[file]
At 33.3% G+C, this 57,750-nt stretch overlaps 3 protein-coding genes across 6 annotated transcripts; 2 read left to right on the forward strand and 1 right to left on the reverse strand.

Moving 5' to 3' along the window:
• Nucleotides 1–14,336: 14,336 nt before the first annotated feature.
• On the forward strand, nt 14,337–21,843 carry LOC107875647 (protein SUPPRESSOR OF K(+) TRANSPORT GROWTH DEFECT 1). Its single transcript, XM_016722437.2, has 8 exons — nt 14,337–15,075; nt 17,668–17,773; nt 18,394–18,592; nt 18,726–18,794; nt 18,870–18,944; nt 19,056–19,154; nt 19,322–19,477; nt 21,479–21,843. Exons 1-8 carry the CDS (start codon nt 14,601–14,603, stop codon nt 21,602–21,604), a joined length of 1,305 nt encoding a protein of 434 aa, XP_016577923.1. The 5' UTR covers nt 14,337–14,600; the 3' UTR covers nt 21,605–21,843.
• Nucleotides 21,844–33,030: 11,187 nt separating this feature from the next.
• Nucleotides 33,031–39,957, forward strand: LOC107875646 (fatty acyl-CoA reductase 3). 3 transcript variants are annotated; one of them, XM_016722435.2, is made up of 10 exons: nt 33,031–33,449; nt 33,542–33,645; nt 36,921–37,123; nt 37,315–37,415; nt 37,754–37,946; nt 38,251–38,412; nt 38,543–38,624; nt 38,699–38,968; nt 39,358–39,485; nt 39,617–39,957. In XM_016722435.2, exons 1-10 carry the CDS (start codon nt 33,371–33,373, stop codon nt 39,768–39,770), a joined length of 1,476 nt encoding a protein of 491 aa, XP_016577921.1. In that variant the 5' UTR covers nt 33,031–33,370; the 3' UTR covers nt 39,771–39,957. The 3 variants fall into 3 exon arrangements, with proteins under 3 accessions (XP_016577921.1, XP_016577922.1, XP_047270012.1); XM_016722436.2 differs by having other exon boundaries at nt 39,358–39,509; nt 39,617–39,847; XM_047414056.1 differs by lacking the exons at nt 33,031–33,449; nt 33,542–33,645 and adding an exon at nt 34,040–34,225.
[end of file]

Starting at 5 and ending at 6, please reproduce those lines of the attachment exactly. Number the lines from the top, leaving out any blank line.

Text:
• Nucleotides 21,844–33,030: 11,187 nt separating this feature from the next.
• Nucleotides 33,031–39,957, forward strand: LOC107875646 (fatty acyl-CoA reductase 3). 3 transcript variants are annotated; one of them, XM_016722435.2, is made up of 10 exons: nt 33,031–33,449; nt 33,542–33,645; nt 36,921–37,123; nt 37,315–37,415; nt 37,754–37,946; nt 38,251–38,412; nt 38,543–38,624; nt 38,699–38,968; nt 39,358–39,485; nt 39,617–39,957. In XM_016722435.2, exons 1-10 carry the CDS (start codon nt 33,371–33,373, stop codon nt 39,768–39,770), a joined length of 1,476 nt encoding a protein of 491 aa, XP_016577921.1. In that variant the 5' UTR covers nt 33,031–33,370; the 3' UTR covers nt 39,771–39,957. The 3 variants fall into 3 exon arrangements, with proteins under 3 accessions (XP_016577921.1, XP_016577922.1, XP_047270012.1); XM_016722436.2 differs by having other exon boundaries at nt 39,358–39,509; nt 39,617–39,847; XM_047414056.1 differs by lacking the exons at nt 33,031–33,449; nt 33,542–33,645 and adding an exon at nt 34,040–34,225.